New York — For those hoping to game out the fate of Gov. Cuomo as he faces down an impeachment inquiry, one very telling place to start is among those who’ve inhabited his inner circle for years.
The departure of top aide Melissa DeRosa from Cuomo’s orbit had them chattering Monday about why she left and how it would impact the governor’s defense against sexual harassment allegations that threaten to unseat him from the Governor’s Mansion.
DeRosa, who served as Cuomo’s chief political confidante for years, announced Sunday night she was leaving — less than a week after the state Attorney General released a blockbuster report corroborating accusations that Cuomo sexually harassed 11 women, most of them state government employees.
DeRosa’s name appears nearly 200 times in the report, and while her departure led to speculation Monday among former colleagues about what precipitated it, there’s consensus among them that Cuomo is now left with very few options and will ultimately resign.
“If you’re talking about fierce loyalists, there aren’t too many left,” said one former adviser after DeRosa’s exodus. “There’s so many ways to look at this — all of it is bad.”
The source and two other former staffers who spoke on condition of anonymity said her departure could have been caused by any number of things — a clash between her and Cuomo over how to proceed, backlash from the governor over what she’s quoted as saying in the report, or an effort on DeRosa’s part to salvage a political career that many now view as essentially over.
The two may have come to view her departure as politically expedient for both involved, said one source, who added that “there’s one less lightning rod” now that she’s gone.
But that doesn’t change the fact that until he leaves office, more people around him are sure to suffer, the former staffer said.
“Until he resigns, no one is safe,” that source said.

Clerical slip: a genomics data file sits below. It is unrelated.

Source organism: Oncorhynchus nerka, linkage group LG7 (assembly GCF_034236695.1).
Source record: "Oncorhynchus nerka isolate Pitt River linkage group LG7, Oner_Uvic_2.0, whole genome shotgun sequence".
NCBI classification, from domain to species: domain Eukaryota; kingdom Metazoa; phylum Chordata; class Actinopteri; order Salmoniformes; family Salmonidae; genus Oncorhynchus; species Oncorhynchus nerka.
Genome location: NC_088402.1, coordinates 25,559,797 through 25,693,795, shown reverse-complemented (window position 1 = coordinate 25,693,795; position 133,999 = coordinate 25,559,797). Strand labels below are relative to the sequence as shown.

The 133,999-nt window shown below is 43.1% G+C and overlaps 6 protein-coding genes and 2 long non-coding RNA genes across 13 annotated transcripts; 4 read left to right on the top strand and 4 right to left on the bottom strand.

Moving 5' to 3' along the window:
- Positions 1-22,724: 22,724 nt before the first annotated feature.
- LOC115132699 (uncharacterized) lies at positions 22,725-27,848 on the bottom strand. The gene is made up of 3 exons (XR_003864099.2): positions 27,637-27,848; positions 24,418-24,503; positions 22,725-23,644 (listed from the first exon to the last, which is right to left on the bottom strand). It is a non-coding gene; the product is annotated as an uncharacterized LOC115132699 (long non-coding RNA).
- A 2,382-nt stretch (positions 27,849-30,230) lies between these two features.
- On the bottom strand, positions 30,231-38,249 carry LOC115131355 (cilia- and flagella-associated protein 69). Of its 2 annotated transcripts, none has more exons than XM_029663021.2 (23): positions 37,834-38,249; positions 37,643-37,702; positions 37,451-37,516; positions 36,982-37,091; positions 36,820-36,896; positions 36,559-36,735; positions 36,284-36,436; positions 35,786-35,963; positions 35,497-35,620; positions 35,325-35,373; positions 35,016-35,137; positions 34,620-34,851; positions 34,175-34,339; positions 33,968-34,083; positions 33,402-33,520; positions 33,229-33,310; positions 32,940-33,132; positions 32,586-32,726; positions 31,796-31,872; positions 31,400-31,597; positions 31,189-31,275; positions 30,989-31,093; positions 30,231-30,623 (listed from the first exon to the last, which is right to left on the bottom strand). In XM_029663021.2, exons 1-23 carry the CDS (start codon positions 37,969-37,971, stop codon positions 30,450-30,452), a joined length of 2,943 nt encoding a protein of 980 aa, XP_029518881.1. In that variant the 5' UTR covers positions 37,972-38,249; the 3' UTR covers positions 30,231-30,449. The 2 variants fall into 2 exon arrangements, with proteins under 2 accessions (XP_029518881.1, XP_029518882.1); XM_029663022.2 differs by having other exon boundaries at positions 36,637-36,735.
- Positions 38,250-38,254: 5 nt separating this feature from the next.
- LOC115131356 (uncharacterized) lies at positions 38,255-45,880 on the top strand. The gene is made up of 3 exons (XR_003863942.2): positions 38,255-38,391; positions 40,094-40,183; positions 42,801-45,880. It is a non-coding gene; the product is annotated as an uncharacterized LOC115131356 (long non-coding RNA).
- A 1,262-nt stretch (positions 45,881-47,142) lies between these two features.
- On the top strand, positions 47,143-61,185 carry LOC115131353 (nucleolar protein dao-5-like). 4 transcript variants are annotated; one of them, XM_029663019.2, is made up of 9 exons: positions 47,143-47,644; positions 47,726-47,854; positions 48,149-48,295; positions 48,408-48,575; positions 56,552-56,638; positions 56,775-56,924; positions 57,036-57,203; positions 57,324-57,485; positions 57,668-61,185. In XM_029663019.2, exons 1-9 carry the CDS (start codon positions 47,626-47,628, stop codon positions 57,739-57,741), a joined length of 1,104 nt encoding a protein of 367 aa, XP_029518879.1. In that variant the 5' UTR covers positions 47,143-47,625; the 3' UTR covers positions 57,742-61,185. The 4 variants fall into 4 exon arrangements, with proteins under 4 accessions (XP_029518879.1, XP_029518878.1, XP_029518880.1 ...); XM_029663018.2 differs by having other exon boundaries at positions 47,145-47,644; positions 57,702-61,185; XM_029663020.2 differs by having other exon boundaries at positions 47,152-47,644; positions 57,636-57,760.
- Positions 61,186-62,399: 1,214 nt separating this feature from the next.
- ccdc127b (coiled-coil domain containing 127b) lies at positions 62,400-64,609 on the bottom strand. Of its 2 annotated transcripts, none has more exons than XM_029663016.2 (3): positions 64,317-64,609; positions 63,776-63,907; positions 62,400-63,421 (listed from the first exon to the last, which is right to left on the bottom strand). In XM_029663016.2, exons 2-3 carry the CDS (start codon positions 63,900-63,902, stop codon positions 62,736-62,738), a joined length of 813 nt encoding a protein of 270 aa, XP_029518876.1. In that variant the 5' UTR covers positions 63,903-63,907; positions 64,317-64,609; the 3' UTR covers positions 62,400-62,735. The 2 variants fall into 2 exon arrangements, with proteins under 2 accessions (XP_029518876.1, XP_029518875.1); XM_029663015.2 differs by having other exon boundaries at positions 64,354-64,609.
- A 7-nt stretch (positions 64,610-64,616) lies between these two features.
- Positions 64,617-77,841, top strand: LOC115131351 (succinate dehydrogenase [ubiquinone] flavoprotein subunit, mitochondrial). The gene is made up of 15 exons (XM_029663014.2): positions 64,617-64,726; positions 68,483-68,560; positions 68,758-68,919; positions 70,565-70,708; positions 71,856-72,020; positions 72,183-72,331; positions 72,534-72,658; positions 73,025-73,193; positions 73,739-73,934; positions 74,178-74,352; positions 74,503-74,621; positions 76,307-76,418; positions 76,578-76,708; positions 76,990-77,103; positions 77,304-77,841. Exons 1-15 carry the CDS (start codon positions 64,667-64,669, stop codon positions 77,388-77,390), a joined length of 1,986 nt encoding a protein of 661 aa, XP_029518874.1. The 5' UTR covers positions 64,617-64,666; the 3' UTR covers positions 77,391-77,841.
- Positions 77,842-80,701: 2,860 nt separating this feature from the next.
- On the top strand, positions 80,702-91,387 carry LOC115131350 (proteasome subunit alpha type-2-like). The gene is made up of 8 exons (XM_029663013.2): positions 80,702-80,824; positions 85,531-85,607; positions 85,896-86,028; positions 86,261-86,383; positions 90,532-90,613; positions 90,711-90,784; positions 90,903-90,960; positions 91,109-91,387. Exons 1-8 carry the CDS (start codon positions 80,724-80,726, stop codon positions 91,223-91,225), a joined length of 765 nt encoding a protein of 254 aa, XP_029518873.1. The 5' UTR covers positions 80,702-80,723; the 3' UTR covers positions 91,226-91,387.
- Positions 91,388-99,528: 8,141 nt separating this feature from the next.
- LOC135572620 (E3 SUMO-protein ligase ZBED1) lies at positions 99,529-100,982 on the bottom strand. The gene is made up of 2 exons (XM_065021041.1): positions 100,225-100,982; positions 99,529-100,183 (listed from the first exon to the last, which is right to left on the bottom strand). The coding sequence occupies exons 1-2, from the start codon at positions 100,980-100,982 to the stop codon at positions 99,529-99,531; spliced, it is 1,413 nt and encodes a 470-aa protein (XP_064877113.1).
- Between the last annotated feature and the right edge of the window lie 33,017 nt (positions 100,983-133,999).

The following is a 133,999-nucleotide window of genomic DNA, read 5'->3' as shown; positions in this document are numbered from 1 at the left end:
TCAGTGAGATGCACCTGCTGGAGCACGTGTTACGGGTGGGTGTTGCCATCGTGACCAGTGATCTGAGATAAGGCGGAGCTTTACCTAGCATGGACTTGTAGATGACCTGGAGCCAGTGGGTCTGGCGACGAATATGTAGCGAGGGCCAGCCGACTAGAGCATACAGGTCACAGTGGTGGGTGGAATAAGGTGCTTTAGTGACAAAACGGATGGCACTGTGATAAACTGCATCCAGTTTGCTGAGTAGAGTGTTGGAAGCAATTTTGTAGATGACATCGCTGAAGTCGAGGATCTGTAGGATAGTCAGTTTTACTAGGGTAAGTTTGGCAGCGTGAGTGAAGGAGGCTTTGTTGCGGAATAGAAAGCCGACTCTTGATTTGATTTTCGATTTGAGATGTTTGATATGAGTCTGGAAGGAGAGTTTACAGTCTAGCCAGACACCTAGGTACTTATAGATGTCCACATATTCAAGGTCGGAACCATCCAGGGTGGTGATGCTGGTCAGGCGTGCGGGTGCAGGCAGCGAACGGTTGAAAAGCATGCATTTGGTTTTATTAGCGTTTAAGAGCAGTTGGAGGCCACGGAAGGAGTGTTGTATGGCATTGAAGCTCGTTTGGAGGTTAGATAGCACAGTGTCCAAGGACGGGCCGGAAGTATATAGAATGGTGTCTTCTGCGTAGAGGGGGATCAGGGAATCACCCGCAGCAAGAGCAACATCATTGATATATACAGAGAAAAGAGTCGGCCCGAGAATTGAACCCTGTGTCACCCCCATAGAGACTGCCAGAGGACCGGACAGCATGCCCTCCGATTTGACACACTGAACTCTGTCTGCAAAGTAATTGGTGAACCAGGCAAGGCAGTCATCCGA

Another former adviser said there are several possible explanations for her departure that are realistic.
“It might be like she sees the writing on the walls and is done protecting him, or it might be that he’s not listening to anybody, and she’s saying, ‘If you’re not going to listen to me, I’m leaving,’” the source said. “Or it could be a planned thing. She could feel it could take some heat off him.”
The source said it’s nearly impossible to imagine his former boss stepping down, but predicted that he ultimately would.
“I think he’ll wait as long as he can, but I think he’ll want some kind of deal,” the source said. “But I don’t think anyone really knows except for him. Everything else is speculation, and I think he’s the only one who knows the timing.”
The point of no return, former advisers and many observers say, is right before the Assembly votes on impeachment, but when that will take place remains unclear. Assembly Judiciary Committee Chairman Charles Lavine said Monday that it could take “several weeks” until such a vote takes place.
Under the state’s impeachment laws, Cuomo would be removed from office if the Assembly votes to impeach — that’s before a final outcome on the matter is decided by the state Senate and the Court of Appeals.
The prospect of making a deal came up several times in conversations the Daily News had Monday with former Cuomo advisers, who said the governor would be wise to pursue a deal in which he agrees to resign in exchange for not being prosecuted.
A fourth source said the denouement of Cuomo’s political career would proceed in much the same way his tenure as governor has — by the seat of his pants.
“They never planned ahead. Everything is last minute,” the former staffer said of Cuomo’s inner circle. “It’ll be the same thing with his resignation. He’s not going to go until the last possible moment.”
Support The Liberty Loft by donating via PayPal or donate with crypto. Your support helps us achieve our mission to deliver conservative news and opinion. You can find us on a wide variety of social media channels or subscribe to our notifications to receive all the latest information as it is released.